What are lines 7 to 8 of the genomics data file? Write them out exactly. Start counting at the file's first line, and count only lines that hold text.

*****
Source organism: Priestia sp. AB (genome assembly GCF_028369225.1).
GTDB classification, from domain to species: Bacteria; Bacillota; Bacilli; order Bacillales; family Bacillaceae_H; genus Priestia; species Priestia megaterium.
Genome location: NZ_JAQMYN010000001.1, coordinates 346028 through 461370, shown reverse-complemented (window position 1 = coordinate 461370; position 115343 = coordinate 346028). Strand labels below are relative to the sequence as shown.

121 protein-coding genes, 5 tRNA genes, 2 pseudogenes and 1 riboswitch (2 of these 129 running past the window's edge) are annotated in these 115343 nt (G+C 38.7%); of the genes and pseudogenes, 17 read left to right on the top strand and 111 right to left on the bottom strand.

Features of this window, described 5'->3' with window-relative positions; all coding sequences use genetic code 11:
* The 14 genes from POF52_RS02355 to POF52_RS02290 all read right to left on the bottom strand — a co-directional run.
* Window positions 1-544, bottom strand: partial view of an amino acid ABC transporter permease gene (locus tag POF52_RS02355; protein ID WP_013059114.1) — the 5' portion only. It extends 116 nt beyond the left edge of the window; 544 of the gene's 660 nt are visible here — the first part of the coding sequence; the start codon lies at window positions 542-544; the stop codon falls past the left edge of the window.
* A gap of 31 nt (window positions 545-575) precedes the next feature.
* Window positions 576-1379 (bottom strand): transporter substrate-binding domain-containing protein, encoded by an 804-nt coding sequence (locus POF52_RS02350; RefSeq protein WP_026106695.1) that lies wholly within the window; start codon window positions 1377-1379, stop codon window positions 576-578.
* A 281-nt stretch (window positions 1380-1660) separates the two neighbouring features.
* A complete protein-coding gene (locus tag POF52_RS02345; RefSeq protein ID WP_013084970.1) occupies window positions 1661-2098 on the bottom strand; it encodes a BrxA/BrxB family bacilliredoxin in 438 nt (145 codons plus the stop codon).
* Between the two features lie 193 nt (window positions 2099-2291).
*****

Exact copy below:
* Window positions 1-544, bottom strand: partial view of an amino acid ABC transporter permease gene (locus tag POF52_RS02355; protein ID WP_013059114.1) — the 5' portion only. It extends 116 nt beyond the left edge of the window; 544 of the gene's 660 nt are visible here — the first part of the coding sequence; the start codon lies at window positions 542-544; the stop codon falls past the left edge of the window.
* A gap of 31 nt (window positions 545-575) precedes the next feature.